The Rocky Horror Picture Show fell flat at its conventional theatre opening in 1975. But it resurfaced later on the midnight circuit where it became a huge hit before going on to become a national sensation. Ironically, its success was to mark the end of an era. Midnight movies were coming in from the margins and sliding into mainstream culture. Midnight screenings were sprouting up across suburban American theatres everywhere, pale imitations of the real thing. By 1979 Fox had 200 prints of The Rocky Horror Picture Show in circulation. The VCR and cable TV would further contribute to the demise of the art house theatres that showed these daring films in their heyday, and most would fold, convert to live entertainment, or conventional film releases.
Now, back to the 1960s, a period that seems to have been skipped over when writing about midnight movies. Nothing very subversive was going on, but midnight movies were thriving at innovative theatres such as the Inwood in Dallas, Texas, and there were certainly others.
The Inwood scheduled midnight movies on a regular basis as early as 1960 (and perhaps before), mainly for high school students. These were tame by 1970s standards, but the Inwood always had the same cop around, just in case. His name was Knickerbocker and his main task was to keep the switchblade packers out, make sure underage drinking stayed discreet and confiscate any porn cards that were circulating.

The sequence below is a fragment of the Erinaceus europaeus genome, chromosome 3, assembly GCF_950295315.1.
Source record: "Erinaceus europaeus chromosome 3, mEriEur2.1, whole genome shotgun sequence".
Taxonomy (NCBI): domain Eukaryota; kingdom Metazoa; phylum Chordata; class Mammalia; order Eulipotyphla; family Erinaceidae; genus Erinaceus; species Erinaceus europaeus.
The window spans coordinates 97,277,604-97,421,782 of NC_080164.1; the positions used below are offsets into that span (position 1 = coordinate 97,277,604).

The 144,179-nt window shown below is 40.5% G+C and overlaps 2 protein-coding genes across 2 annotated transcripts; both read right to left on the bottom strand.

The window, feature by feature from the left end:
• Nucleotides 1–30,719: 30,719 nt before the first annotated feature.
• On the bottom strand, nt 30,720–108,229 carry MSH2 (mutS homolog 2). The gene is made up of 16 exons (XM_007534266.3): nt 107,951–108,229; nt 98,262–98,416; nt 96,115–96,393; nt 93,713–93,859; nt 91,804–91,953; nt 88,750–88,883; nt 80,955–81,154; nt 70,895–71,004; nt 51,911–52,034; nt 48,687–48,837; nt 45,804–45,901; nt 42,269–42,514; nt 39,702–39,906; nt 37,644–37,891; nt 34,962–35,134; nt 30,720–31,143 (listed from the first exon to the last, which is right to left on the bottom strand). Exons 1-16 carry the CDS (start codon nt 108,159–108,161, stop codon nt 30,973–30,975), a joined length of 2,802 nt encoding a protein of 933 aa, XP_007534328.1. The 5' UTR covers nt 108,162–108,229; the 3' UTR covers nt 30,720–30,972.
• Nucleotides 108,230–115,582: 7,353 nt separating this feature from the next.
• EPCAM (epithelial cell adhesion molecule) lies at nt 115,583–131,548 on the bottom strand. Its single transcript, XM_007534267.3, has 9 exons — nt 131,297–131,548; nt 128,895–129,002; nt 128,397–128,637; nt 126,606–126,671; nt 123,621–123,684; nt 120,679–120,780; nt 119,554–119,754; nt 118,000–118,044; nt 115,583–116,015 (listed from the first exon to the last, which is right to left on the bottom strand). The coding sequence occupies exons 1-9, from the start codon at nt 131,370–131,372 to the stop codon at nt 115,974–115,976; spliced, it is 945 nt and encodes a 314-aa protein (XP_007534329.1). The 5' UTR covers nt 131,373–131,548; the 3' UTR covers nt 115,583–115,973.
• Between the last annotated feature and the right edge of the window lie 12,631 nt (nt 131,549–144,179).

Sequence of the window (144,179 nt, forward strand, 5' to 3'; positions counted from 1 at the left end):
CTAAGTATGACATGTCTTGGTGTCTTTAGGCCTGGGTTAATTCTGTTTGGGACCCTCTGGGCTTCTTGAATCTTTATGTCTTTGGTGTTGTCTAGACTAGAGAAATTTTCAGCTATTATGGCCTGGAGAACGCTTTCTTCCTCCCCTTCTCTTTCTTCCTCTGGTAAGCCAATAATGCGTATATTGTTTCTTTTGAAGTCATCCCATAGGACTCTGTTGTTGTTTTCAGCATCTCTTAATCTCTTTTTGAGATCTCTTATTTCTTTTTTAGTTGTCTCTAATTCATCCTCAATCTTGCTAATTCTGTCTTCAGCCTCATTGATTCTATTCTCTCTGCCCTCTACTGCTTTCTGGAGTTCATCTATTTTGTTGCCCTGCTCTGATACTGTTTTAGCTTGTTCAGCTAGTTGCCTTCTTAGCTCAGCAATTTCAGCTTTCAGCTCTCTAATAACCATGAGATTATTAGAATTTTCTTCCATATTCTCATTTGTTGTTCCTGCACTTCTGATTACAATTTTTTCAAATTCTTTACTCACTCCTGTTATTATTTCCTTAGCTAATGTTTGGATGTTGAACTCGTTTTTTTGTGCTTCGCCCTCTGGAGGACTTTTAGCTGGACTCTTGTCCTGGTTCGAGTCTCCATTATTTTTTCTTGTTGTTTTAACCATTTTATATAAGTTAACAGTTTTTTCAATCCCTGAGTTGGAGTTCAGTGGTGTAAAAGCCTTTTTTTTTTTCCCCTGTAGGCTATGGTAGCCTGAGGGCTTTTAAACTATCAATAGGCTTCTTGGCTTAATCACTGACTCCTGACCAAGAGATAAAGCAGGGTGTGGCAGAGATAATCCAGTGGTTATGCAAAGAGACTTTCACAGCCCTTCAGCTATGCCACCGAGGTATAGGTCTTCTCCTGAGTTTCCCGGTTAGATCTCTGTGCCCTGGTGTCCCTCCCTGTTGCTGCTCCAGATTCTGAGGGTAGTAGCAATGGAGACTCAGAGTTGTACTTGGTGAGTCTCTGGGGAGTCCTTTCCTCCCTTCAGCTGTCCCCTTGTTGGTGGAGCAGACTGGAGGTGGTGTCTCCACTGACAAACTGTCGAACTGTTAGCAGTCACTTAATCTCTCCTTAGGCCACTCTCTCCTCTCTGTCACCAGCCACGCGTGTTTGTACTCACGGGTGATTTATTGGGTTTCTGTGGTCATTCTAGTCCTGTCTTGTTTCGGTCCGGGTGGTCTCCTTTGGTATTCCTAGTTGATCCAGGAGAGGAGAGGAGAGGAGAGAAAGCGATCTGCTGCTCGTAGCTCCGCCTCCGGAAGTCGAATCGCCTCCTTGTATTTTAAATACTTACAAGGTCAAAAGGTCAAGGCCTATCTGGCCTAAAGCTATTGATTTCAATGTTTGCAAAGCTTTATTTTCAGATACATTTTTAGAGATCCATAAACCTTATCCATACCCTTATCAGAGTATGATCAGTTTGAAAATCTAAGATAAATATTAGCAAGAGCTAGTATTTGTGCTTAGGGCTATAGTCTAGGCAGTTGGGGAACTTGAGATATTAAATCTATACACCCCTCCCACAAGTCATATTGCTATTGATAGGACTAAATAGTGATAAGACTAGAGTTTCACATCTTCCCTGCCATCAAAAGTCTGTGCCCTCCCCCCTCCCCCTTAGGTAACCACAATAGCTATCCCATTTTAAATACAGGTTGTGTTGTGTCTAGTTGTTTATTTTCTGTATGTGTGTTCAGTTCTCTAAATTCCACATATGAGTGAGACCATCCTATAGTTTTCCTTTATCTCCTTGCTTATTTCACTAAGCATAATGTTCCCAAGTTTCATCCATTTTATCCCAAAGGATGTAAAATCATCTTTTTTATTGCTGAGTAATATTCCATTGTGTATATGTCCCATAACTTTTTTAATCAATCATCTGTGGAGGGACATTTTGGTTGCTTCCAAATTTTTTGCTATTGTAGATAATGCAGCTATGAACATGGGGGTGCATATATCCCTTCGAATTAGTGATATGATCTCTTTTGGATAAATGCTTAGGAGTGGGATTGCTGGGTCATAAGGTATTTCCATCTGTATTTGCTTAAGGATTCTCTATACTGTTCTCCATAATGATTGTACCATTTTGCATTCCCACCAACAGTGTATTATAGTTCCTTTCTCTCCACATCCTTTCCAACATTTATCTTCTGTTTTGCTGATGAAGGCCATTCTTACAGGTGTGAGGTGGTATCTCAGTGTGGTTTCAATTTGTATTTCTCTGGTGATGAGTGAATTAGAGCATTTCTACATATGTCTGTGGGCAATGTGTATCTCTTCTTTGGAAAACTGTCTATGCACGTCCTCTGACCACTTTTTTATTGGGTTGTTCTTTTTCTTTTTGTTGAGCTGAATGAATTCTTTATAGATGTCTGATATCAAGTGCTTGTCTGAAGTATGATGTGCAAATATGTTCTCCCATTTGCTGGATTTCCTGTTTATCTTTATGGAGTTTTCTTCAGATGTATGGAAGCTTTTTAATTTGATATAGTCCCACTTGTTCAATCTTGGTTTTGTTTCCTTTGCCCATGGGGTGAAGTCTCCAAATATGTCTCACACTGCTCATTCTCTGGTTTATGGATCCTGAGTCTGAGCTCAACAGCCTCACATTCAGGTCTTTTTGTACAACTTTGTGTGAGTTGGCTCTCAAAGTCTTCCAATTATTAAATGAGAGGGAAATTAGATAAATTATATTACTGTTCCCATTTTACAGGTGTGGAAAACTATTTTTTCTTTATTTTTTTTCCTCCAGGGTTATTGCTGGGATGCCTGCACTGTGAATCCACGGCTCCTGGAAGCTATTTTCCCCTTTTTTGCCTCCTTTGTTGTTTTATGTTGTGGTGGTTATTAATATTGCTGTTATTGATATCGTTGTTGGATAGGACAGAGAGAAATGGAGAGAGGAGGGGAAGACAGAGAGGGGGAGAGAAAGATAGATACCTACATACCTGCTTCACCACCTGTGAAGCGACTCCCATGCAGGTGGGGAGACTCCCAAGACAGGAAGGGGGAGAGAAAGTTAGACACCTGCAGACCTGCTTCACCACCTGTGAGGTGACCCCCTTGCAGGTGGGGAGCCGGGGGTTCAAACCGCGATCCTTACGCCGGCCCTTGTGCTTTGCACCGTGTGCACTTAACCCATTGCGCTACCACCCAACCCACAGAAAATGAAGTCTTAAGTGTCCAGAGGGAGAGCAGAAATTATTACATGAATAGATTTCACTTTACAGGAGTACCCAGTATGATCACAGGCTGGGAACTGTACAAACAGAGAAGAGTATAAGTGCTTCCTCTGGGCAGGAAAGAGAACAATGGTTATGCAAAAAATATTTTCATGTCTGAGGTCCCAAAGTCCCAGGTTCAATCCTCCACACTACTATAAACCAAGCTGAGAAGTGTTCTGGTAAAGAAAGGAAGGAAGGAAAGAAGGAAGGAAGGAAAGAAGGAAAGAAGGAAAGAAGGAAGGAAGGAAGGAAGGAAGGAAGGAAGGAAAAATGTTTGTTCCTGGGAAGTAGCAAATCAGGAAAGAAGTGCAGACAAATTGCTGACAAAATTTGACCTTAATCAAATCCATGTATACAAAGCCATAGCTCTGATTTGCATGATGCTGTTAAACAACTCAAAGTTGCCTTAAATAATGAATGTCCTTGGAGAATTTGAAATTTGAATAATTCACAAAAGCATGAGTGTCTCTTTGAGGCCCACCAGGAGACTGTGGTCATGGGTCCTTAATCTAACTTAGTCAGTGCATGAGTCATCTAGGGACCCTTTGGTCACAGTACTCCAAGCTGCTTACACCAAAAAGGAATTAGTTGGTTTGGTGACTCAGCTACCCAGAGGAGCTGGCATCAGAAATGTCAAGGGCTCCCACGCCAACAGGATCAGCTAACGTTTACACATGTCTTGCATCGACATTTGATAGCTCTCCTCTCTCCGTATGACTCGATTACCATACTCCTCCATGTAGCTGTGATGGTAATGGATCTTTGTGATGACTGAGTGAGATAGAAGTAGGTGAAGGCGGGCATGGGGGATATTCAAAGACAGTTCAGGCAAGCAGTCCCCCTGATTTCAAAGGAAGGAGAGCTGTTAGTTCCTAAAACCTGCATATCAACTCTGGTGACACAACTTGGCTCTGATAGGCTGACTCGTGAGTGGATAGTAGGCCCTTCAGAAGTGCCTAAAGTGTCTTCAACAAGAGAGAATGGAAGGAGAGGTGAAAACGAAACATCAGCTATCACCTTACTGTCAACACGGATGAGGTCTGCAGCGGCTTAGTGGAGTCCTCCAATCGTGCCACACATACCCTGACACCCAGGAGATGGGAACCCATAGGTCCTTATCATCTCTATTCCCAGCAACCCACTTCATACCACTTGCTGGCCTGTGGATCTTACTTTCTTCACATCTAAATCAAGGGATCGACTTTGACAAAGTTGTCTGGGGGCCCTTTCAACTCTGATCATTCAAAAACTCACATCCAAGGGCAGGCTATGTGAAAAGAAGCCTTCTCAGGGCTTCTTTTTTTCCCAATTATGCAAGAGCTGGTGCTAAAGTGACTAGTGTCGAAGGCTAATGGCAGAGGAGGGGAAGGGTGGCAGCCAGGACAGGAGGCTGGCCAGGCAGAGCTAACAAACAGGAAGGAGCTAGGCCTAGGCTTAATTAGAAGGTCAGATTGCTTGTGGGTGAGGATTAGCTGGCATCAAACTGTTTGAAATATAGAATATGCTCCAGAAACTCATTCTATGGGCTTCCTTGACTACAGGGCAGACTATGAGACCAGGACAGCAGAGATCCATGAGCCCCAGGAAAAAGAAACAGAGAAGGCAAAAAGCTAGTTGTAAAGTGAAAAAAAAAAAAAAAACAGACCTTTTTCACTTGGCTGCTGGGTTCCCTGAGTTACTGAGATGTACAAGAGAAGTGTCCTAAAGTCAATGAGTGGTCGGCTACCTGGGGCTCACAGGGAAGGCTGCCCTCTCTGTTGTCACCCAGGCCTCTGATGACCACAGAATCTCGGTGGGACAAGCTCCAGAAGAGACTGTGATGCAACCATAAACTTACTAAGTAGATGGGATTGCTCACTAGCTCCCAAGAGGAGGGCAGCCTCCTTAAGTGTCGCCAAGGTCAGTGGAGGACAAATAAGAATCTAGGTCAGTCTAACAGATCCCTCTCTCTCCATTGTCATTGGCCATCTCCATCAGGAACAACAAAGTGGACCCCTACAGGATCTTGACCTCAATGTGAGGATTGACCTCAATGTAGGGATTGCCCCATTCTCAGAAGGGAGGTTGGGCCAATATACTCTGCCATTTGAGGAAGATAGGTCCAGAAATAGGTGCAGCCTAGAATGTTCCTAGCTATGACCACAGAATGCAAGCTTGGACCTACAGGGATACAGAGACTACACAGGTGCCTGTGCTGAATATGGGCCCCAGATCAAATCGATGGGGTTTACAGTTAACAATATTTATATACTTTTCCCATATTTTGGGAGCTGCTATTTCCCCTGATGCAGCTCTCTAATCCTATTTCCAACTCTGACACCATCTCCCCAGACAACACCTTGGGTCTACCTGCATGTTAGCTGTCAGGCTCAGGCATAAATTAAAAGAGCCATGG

Actually, the most subversive element was the Officer Kinckerbocker himself. He told seamy stories about the Dallas underworld, took delight in revealing major flub ups by the Dallas Police Force that had been conveniently covered up and showed confiscated porn cards to all the girls present. He always seemed to have a covey of underage school girls around him. He would have done well in an Ed McBain novel.
Back then, suburbia was substance free: nothing stronger than beer (and the porn cards) ever circulated. But the midnight movie was a place where no teacher or parent ever penetrated (adults had boundless faith in their suburban theatres). This meant you could flirt with the “undesirable” pseudo James Dean types your parents disapproved of (a few bad boys did manage to slip in) and make out with burning ardor in the dark, plush corners of the second balcony.
Midnight movies were noisy events and I can’t say they were interactive in the sense of the 70s, but we got off on the likes of The Thing, The Blob, It Came from Outer Space, War of the Worlds and others, long before anyone knew what a remake was. Girls got hard kicks screaming their heads off with the terrified woman, just before she succumbed to the Goo of the Blob.
Author : Deep Web Wu
“A new time for midnight movies”, Lewis Beale in The New York Times, June 22, 2006;
“The Weirdo Element”, John Patterson in The Guardian, March 2, 2007;
And my personal experience, recounted unenhanced, but the steamy parts omitted.